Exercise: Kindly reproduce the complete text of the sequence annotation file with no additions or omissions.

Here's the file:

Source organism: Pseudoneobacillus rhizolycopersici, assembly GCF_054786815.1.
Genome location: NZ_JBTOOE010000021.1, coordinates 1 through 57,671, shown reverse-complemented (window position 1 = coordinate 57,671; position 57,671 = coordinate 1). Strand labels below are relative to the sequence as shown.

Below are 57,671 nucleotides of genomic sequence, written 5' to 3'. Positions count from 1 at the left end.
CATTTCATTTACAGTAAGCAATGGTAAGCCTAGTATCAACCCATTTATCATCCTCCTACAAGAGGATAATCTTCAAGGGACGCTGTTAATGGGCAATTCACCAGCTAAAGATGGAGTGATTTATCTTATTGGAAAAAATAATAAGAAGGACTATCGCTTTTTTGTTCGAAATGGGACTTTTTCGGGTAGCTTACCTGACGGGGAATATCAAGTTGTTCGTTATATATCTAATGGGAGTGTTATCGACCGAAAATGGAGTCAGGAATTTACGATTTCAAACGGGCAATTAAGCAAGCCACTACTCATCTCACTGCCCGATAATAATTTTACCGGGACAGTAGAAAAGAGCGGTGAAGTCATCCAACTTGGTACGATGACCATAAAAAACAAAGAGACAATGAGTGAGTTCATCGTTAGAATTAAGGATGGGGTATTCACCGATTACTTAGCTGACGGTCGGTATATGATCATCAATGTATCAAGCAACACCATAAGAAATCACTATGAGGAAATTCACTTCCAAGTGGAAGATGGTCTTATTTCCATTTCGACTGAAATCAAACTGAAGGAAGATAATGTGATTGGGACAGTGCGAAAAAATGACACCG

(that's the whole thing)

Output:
Source organism: Pseudoneobacillus rhizolycopersici, assembly GCF_054786815.1.
Genome location: NZ_JBTOOE010000021.1, coordinates 1 through 57,671, shown reverse-complemented (window position 1 = coordinate 57,671; position 57,671 = coordinate 1). Strand labels below are relative to the sequence as shown.

Below are 57,671 nucleotides of genomic sequence, written 5' to 3'. Positions count from 1 at the left end.
CATTTCATTTACAGTAAGCAATGGTAAGCCTAGTATCAACCCATTTATCATCCTCCTACAAGAGGATAATCTTCAAGGGACGCTGTTAATGGGCAATTCACCAGCTAAAGATGGAGTGATTTATCTTATTGGAAAAAATAATAAGAAGGACTATCGCTTTTTTGTTCGAAATGGGACTTTTTCGGGTAGCTTACCTGACGGGGAATATCAAGTTGTTCGTTATATATCTAATGGGAGTGTTATCGACCGAAAATGGAGTCAGGAATTTACGATTTCAAACGGGCAATTAAGCAAGCCACTACTCATCTCACTGCCCGATAATAATTTTACCGGGACAGTAGAAAAGAGCGGTGAAGTCATCCAACTTGGTACGATGACCATAAAAAACAAAGAGACAATGAGTGAGTTCATCGTTAGAATTAAGGATGGGGTATTCACCGATTACTTAGCTGACGGTCGGTATATGATCATCAATGTATCAAGCAACACCATAAGAAATCACTATGAGGAAATTCACTTCCAAGTGGAAGATGGTCTTATTTCCATTTCGACTGAAATCAAACTGAAGGAAGATAATGTGATTGGGACAGTGCGAAAAAATGACACCG